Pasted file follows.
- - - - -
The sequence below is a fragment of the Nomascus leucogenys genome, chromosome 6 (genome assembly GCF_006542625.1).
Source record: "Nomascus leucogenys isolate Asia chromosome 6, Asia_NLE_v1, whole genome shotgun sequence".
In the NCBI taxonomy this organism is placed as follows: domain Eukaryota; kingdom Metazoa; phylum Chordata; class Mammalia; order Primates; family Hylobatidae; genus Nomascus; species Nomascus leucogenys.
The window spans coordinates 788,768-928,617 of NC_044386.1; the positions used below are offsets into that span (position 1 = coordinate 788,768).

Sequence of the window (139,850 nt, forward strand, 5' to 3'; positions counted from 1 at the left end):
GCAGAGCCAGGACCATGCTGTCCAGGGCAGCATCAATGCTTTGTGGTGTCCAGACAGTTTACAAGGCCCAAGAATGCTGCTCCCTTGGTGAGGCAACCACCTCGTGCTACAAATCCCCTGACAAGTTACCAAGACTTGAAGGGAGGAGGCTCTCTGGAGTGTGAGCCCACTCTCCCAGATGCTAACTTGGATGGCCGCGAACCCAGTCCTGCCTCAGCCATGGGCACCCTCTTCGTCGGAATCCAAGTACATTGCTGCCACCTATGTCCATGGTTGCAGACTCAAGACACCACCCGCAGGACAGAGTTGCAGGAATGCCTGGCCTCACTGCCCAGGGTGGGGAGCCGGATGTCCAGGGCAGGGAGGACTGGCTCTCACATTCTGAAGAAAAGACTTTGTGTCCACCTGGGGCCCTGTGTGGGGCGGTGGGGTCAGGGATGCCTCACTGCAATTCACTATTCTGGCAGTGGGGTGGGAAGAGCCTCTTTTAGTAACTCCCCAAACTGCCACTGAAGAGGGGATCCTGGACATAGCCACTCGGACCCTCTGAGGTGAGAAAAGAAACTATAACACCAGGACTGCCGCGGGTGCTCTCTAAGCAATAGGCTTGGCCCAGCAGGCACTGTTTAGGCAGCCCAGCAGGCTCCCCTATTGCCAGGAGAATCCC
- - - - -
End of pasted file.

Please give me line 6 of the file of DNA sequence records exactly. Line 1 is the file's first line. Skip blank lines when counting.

GCAGAGCCAGGACCATGCTGTCCAGGGCAGCATCAATGCTTTGTGGTGTCCAGACAGTTTACAAGGCCCAAGAATGCTGCTCCCTTGGTGAGGCAACCACCTCGTGCTACAAATCCCCTGACAAGTTACCAAGACTTGAAGGGAGGAGGCTCTCTGGAGTGTGAGCCCACTCTCCCAGATGCTAACTTGGATGGCCGCGAACCCAGTCCTGCCTCAGCCATGGGCACCCTCTTCGTCGGAATCCAAGTACATTGCTGCCACCTATGTCCATGGTTGCAGACTCAAGACACCACCCGCAGGACAGAGTTGCAGGAATGCCTGGCCTCACTGCCCAGGGTGGGGAGCCGGATGTCCAGGGCAGGGAGGACTGGCTCTCACATTCTGAAGAAAAGACTTTGTGTCCACCTGGGGCCCTGTGTGGGGCGGTGGGGTCAGGGATGCCTCACTGCAATTCACTATTCTGGCAGTGGGGTGGGAAGAGCCTCTTTTAGTAACTCCCCAAACTGCCACTGAAGAGGGGATCCTGGACATAGCCACTCGGACCCTCTGAGGTGAGAAAAGAAACTATAACACCAGGACTGCCGCGGGTGCTCTCTAAGCAATAGGCTTGGCCCAGCAGGCACTGTTTAGGCAGCCCAGCAGGCTCCCCTATTGCCAGGAGAATCCC